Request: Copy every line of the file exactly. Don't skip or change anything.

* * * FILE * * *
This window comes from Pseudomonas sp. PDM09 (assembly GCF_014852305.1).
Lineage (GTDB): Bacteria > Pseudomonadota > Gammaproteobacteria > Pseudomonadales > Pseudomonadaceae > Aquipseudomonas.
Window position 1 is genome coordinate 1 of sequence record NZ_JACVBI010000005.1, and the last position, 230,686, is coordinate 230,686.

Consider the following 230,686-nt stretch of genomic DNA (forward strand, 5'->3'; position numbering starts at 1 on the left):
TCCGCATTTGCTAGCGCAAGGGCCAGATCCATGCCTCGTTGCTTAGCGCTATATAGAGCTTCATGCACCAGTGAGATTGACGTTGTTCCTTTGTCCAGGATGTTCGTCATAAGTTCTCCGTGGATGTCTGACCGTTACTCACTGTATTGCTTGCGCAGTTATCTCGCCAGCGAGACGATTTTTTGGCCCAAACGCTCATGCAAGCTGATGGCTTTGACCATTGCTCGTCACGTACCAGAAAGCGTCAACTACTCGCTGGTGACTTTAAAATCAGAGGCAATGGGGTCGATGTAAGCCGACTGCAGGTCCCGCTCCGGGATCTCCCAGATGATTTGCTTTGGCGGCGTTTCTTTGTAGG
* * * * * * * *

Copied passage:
This window comes from Pseudomonas sp. PDM09 (assembly GCF_014852305.1).
Lineage (GTDB): Bacteria > Pseudomonadota > Gammaproteobacteria > Pseudomonadales > Pseudomonadaceae > Aquipseudomonas.
Window position 1 is genome coordinate 1 of sequence record NZ_JACVBI010000005.1, and the last position, 230,686, is coordinate 230,686.

Consider the following 230,686-nt stretch of genomic DNA (forward strand, 5'->3'; position numbering starts at 1 on the left):
TCCGCATTTGCTAGCGCAAGGGCCAGATCCATGCCTCGTTGCTTAGCGCTATATAGAGCTTCATGCACCAGTGAGATTGACGTTGTTCCTTTGTCCAGGATGTTCGTCATAAGTTCTCCGTGGATGTCTGACCGTTACTCACTGTATTGCTTGCGCAGTTATCTCGCCAGCGAGACGATTTTTTGGCCCAAACGCTCATGCAAGCTGATGGCTTTGACCATTGCTCGTCACGTACCAGAAAGCGTCAACTACTCGCTGGTGACTTTAAAATCAGAGGCAATGGGGTCGATGTAAGCCGACTGCAGGTCCCGCTCCGGGATCTCCCAGATGATTTGCTTTGGCGGCGTTTCTTTGTAGG